Dec. 10, 2000

324 Some keep the Sabbath going to Church

by Emily Dickinson

A Song for Muriel

by Carolyn Kizer

Broadcast date: SUNDAY, 10 December 2000

Poem: “A Song for Muriel,” by Carolyn Kizer, from Cool, Calm & Collected: Poems, 1960-2000 (Copper Canyon Press); and “Some keep the Sabbath going to church,” by Emily Dickinson.

A Song for Muriel by Carolyn Kizer
No one explains me because
There is nothing to explain.
It's all right here
Very clear.
O for my reputation's sake
To be difficult, and opaque!

No one explains me because
Though myopic, I see plain.
I just put down
With a leer and a frown...
Why does it make you sweat?
Is this the thanks I get?

No one explains me because
There are tears in my bawdy song.
Once I am dead
Something will be said.
How nice I won't be here
To see how they get it wrong.

Some keep the Sabbath going to church
by Emily Dickinson

Some keep the Sabbath going to church —
I keep it, staying at Home —
With a Bobolink for a Chorister —
And an Orchard, for a Dome —

Some keep the Sabbath in Surplice —
I just wear my Wings —
And instead of tolling the Bell, for Church,
Our little Sexton — sings.

God preaches, a noted Clergyman —
And the sermon is never long,
So instead of getting to Heaven, at last —
I'm going, all along.

It's the birthday of mystery writer Philip R. Craig, born in Santa Monica, California (1933). For the last ten years he's come out with a new murder mystery a year, all featuring a retired Boston cop named J.W. Jackson, and all placed on Martha's Vineyard. Jackson works as a tourist guide, and in his free time fishes and cooks his catch. His titles include A Beautiful Place to Die (1989), Cliff Hanger (1993), A Shoot on Martha's Vineyard (1998), and Vineyard Blues (2000). "Most readers of mysteries... are actually more interested in characters and locale than in plot, puzzle solving, or other traditional aspects of crime stories."

It's the birthday of poet Carolyn Kizer, born in Spokane, Washington (1925). Her collection Yin: New Poems (1984) won the Pulitzer Prize in poetry. Other books include Knock Upon Silence (1965), Mermaids in the Basement: Poems for Women (1984), and Cool, Calm & Collected: Poems, 1960-2000 (2000)

It's the birthday of novelist and children's author Rumer Godden, born in Eastbourne, Sussex (1907). Author of Black Narcissus (1939) The Greengage Summer (1958), China Court (1961), and many other books.

It's the birthday of children's writer Mary Norton, born in London (1903). She turned out the enchanting Borrowers tales, featuring the Clock family: six inches tall, they are non-doctrinaire utopians who own nothing, share everything, and borrow what they need from humans.

It's the birthday of German poet and playwright Nellie Sachs, born in Berlin (1891). A Jew, she fled Germany for Sweden in 1940, at which point her early, romantic style turned to more psalmlike forms. She is best known for her lyrical lament "O the Chimneys," about the death camps. She shared the Nobel Prize for Literature with S.Y. Agnon (1966).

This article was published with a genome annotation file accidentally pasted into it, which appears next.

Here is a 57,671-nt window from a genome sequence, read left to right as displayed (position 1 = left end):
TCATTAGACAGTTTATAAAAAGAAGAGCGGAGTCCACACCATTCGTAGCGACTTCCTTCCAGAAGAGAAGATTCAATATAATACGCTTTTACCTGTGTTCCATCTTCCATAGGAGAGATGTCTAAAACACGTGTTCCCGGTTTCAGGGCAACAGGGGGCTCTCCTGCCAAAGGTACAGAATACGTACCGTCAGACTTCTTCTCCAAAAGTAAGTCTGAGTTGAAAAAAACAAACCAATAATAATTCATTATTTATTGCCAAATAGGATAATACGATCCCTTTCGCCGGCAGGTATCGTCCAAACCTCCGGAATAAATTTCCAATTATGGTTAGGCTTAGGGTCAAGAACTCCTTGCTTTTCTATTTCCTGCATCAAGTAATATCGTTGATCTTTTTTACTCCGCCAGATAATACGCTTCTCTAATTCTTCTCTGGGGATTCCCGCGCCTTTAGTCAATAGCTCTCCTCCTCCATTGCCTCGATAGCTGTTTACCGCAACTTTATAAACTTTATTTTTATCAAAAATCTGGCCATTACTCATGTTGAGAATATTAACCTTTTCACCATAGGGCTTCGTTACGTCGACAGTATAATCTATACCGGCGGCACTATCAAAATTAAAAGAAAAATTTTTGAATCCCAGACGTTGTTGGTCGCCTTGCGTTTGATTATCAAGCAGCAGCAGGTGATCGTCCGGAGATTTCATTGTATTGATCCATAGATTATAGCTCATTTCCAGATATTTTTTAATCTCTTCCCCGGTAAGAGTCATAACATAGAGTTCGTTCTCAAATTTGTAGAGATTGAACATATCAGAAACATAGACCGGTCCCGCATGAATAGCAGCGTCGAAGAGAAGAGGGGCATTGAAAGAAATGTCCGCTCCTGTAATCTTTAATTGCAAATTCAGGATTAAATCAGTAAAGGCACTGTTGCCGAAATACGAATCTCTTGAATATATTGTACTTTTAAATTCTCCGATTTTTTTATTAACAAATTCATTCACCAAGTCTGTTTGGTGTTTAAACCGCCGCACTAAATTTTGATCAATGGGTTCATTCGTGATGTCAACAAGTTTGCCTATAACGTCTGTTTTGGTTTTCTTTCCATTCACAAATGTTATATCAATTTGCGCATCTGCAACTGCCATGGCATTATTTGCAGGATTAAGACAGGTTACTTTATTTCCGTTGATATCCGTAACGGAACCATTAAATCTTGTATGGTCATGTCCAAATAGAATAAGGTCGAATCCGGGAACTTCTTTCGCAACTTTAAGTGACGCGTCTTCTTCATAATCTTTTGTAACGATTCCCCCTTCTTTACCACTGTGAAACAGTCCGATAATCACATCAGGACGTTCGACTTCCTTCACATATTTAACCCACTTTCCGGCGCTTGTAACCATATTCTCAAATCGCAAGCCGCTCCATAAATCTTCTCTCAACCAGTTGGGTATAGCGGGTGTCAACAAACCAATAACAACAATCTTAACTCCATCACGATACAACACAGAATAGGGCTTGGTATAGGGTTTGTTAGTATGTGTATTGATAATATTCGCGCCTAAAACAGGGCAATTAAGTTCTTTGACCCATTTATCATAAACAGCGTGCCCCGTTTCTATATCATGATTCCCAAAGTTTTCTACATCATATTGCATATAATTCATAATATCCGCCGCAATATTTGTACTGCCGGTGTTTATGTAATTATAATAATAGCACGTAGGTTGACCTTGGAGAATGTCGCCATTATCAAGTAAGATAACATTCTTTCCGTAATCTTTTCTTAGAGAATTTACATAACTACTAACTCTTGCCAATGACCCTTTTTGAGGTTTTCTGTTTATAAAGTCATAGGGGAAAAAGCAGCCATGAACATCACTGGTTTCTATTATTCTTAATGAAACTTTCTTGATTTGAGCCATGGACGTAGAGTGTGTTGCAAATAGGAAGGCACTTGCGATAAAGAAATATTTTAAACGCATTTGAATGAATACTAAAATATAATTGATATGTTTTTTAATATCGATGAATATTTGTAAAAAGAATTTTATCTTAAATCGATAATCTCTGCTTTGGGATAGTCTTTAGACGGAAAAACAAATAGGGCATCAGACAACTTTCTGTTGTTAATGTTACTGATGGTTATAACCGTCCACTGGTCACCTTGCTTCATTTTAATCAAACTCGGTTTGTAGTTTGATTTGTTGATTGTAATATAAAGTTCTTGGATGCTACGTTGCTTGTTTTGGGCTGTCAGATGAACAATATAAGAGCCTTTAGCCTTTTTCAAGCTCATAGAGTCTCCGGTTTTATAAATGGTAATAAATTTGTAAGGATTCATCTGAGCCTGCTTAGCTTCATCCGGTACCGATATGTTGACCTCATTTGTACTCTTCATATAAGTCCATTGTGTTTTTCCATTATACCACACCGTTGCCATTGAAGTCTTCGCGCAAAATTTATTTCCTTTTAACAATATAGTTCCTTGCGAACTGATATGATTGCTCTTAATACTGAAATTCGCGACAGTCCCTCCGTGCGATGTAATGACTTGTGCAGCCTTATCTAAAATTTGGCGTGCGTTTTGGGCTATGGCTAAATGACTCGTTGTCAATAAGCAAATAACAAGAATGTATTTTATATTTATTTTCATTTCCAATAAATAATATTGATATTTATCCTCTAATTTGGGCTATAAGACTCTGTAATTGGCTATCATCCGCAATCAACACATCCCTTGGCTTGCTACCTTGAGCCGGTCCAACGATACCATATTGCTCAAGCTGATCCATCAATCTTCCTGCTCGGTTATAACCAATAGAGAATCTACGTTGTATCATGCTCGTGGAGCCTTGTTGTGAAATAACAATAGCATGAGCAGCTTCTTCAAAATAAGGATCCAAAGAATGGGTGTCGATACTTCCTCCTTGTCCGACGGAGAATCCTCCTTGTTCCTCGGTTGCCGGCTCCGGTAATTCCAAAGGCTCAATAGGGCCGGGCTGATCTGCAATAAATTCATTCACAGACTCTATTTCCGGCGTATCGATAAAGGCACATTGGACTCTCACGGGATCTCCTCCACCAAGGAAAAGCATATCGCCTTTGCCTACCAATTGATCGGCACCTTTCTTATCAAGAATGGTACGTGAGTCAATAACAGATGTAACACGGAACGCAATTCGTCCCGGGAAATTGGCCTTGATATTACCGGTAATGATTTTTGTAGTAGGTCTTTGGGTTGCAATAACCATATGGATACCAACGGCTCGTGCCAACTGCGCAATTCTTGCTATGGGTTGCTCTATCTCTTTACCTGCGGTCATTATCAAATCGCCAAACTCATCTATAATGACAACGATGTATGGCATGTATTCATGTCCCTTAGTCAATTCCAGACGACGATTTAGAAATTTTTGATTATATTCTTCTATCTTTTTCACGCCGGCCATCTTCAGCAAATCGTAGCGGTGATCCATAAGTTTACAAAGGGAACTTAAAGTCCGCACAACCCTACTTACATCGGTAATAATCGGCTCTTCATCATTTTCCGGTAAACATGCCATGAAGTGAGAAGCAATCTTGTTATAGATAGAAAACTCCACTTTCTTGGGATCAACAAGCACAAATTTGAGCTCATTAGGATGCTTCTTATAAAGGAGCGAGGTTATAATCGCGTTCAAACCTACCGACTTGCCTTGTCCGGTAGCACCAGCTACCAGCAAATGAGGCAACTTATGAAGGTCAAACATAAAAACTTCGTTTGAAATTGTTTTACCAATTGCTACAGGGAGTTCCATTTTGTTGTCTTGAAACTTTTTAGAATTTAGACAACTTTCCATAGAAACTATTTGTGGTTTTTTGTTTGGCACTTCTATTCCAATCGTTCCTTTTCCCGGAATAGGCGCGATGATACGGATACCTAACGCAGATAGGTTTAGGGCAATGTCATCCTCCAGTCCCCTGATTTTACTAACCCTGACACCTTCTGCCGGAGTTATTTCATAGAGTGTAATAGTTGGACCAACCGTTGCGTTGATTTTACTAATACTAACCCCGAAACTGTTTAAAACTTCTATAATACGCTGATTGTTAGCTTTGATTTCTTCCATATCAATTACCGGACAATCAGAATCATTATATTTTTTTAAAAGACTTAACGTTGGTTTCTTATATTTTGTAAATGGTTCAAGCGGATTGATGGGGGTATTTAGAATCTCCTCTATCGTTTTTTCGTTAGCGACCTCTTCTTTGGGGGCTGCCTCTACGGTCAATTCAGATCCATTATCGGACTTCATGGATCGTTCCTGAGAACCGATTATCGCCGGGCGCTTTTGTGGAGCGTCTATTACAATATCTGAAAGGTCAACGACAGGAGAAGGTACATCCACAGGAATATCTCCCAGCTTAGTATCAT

It's the birthday of poet Emily Dickinson, born in Amherst, Massachusetts (1830). She lived most of her 55 years in the house built by her Grandfather in Amherst. During her last 20 years she never strayed beyond the property.

Be well, do good work, and keep in touch.®




  • “Writers end up writing stories—or rather, stories' shadows—and they're grateful if they can, but it is not enough. Nothing the writer can do is ever enough” —Joy Williams
  • “I want to live other lives. I've never quite believed that one chance is all I get. Writing is my way of making other chances.” —Anne Tyler
  • “Writing is a performance, like singing an aria or dancing a jig” —Stephen Greenblatt
  • “All good writing is swimming under water and holding your breath.” —F. Scott Fitzgerald
  • “Good writing is always about things that are important to you, things that are scary to you, things that eat you up.” —John Edgar Wideman
  • “In certain ways writing is a form of prayer.” —Denise Levertov
  • “Writing is a socially acceptable form of schizophrenia.” —E.L. Doctorow
  • “Writing is like driving at night in the fog. You can only see as far as your headlights, but you can make the whole trip that way.” —E.L. Doctorow
  • “Let's face it, writing is hell.” —William Styron
  • “A writer is someone for whom writing is more difficult than it is for other people.” —Thomas Mann
  • “Writing is 90 percent procrastination: reading magazines, eating cereal out of the box, watching infomercials.” —Paul Rudnick
  • “Writing is a failure. Writing is not only useless, it's spoiled paper.” —Padget Powell
  • “Writing is very hard work and knowing what you're doing the whole time.” —Shelby Foote
  • “I think all writing is a disease. You can't stop it.” —William Carlos Williams
  • “Writing is like getting married. One should never commit oneself until one is amazed at one's luck.” —Iris Murdoch
  • “The less conscious one is of being ‘a writer,’ the better the writing.” —Pico Iyer
  • “Writing is…that oddest of anomalies: an intimate letter to a stranger.” —Pico Iyer
  • “Writing is my dharma.” —Raja Rao
  • “Writing is a combination of intangible creative fantasy and appallingly hard work.” —Anthony Powell
  • “I think writing is, by definition, an optimistic act.” —Michael Cunningham
The Writer's Almanac on Facebook

The Writer's Almanac on Twitter

Subscribe to our daily newsletter for poems, prose and literary history every morning
An interview with Jeffrey Harrison at The Writer's Almanac Bookshelf
Current Faves - Learn more about poets featured frequently on the show
O, What a Luxury

Although he has edited several anthologies of his favorite poems, O, What a Luxury: Verses Lyrical, Vulgar, Pathetic & Profound forges a new path for Garrison Keillor, as a poet of light verse. Purchase O, What a Luxury »